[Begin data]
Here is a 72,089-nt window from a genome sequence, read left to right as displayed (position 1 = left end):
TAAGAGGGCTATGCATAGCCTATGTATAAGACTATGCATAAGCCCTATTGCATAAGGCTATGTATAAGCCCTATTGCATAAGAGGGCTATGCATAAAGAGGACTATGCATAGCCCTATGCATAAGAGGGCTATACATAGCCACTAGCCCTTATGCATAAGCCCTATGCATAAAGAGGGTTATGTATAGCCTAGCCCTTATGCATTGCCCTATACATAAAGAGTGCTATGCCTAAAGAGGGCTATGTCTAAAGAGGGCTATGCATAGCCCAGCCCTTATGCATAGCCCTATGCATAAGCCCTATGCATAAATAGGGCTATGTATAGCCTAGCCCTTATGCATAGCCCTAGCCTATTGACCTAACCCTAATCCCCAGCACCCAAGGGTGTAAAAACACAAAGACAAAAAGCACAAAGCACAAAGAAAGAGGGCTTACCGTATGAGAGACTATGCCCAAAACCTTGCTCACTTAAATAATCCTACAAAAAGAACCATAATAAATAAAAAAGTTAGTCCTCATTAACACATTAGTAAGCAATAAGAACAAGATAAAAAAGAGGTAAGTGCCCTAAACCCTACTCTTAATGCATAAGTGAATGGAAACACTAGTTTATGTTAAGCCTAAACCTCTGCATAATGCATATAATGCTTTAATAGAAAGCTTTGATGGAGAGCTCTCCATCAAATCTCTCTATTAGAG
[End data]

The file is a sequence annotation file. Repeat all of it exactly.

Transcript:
Here is a 72,089-nt window from a genome sequence, read left to right as displayed (position 1 = left end):
TAAGAGGGCTATGCATAGCCTATGTATAAGACTATGCATAAGCCCTATTGCATAAGGCTATGTATAAGCCCTATTGCATAAGAGGGCTATGCATAAAGAGGACTATGCATAGCCCTATGCATAAGAGGGCTATACATAGCCACTAGCCCTTATGCATAAGCCCTATGCATAAAGAGGGTTATGTATAGCCTAGCCCTTATGCATTGCCCTATACATAAAGAGTGCTATGCCTAAAGAGGGCTATGTCTAAAGAGGGCTATGCATAGCCCAGCCCTTATGCATAGCCCTATGCATAAGCCCTATGCATAAATAGGGCTATGTATAGCCTAGCCCTTATGCATAGCCCTAGCCTATTGACCTAACCCTAATCCCCAGCACCCAAGGGTGTAAAAACACAAAGACAAAAAGCACAAAGCACAAAGAAAGAGGGCTTACCGTATGAGAGACTATGCCCAAAACCTTGCTCACTTAAATAATCCTACAAAAAGAACCATAATAAATAAAAAAGTTAGTCCTCATTAACACATTAGTAAGCAATAAGAACAAGATAAAAAAGAGGTAAGTGCCCTAAACCCTACTCTTAATGCATAAGTGAATGGAAACACTAGTTTATGTTAAGCCTAAACCTCTGCATAATGCATATAATGCTTTAATAGAAAGCTTTGATGGAGAGCTCTCCATCAAATCTCTCTATTAGAG